This is a complex issue, particularly because people often like to think in terms of an indepedent-particle picture (i.e. the aufbau filling up orbitals), even though the exact many-body wavefunction has strong electron-electron correlations. So let me rephrase your question:
What is the relationship between the KS eigenfunctions and the exact many-body wavefunction?
Mathematically, as you say, the KS eigenfunctions strictly speaking have no physical meaning (as far as we know). However, the KS eigenfunctions do give a useful qualitative (and sometimes quantitative) picture. The reason for this is that the KS eigenfunctions are a pretty good approximation to something in many-body perturbation theory called the quasiparticle wavefunction. The quasiparticle wavefunction is a well-defined physical property of a system that essentially tells you if you add (or remove) an electron with a certain amount of energy, where it will go. For example, see Phys. Rev. B 74, 045102 (2006).
Are there examples of when the KS eigenfunctions don't give a good desription of the quasiparticle wavefunctions? Well there are certainly many situations where the approximations we typically use in DFT (such as the local density approximation) lead to serious problems. However, I don't know of any examples where someone has shown that the exact KS eigenfunctions (i.e. those obtained with the true exchange-correlation functional) don't agree at least qualitatively with the quasiparticle wavefunctions.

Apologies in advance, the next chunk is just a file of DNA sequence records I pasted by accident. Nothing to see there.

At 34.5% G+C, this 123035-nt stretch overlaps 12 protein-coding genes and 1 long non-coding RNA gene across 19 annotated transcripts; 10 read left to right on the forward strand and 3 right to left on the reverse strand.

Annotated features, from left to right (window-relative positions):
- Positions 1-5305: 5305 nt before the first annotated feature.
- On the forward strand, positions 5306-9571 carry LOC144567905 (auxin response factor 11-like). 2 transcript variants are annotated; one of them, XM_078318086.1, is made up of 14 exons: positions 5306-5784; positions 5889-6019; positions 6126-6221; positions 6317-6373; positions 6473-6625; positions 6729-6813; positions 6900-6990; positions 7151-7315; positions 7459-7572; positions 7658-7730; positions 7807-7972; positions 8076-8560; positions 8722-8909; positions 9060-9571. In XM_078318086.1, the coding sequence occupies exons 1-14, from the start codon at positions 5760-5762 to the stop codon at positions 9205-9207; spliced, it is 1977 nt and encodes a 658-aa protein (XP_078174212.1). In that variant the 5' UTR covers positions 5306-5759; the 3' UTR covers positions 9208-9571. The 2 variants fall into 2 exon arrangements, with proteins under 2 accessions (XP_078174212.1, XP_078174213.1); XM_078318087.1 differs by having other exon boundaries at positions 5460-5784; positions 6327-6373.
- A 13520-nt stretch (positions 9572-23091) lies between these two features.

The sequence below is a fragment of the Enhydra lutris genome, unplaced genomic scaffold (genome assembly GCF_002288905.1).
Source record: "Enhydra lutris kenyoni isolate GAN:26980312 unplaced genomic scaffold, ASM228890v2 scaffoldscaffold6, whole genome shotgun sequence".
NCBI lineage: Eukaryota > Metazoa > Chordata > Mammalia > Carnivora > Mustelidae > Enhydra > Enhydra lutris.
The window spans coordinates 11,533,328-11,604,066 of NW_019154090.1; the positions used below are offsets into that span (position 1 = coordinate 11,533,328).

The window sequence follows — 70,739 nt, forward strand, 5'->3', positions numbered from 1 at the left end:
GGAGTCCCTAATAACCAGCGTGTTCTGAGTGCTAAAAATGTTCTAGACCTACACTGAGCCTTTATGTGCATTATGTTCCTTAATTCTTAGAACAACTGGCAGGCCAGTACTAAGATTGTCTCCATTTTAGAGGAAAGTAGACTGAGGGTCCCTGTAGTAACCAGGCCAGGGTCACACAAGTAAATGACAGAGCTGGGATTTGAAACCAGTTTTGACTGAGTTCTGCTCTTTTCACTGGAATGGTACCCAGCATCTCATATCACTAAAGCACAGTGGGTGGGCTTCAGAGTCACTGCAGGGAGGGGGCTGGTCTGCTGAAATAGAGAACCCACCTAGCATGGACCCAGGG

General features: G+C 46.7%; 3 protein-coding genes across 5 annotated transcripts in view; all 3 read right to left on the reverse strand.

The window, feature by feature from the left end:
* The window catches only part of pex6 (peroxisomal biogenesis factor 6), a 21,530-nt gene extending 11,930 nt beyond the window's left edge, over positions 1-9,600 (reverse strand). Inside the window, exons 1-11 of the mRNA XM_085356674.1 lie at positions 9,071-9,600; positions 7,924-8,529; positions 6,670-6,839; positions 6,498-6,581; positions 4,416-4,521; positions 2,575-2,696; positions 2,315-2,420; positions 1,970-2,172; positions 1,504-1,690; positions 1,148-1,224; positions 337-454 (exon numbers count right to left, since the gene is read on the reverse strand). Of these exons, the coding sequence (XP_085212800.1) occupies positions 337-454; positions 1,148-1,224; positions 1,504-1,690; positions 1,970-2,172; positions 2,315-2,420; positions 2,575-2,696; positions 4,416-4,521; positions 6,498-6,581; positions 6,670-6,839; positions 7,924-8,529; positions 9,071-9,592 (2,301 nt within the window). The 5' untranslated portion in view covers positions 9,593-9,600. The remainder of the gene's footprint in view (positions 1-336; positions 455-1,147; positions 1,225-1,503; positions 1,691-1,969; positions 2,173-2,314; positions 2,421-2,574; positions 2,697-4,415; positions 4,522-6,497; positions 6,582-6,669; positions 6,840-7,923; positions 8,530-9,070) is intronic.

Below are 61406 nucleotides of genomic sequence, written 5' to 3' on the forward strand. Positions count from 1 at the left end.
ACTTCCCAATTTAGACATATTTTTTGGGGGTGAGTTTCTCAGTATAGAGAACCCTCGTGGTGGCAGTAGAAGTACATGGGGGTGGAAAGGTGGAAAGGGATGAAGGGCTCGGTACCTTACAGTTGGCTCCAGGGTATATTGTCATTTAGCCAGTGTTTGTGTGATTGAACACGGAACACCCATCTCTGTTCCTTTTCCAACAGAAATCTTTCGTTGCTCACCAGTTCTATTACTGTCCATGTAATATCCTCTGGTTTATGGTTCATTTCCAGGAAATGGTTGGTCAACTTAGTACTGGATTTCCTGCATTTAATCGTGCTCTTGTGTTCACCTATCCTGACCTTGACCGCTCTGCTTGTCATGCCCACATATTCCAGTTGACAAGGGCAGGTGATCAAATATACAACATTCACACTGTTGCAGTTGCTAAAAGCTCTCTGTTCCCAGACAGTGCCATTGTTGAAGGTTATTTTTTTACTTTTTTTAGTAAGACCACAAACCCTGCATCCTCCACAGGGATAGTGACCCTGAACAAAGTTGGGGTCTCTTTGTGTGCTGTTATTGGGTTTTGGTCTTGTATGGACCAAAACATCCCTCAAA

As an aside, everything I have said above applies equally well to the Hartree-Fock wavefunctions. In fact, there is a solid mathematical basis for interpreting the HF wavefunctions as an approximation to the quasiparticle wavefunctions. See Chapter 4 of Fetter's Quantum Theory of Many-Particle Systems.
What about the KS eigenvalues? Strictly speaking, in general they do not correspond to ionization energies (or any other physically useful quantity). The one exception is the highest occupied eigenvalue, which is exactly equal to the ionization energy of the system. Janak's theorem tells us that the other eigenvalues are related to the derivative of the energy with respect to the occupancy of that eigenfunction:
See Phys. Rev. B 18, 7165 (1978) and Phys. Rev. B 56, 16021 (1997). It turns out that empirically these eigenvalues are nonetheless pretty good approximations to the true energy levels of the system with some caveats. In particular, the band gaps of solids are systematically underestimated.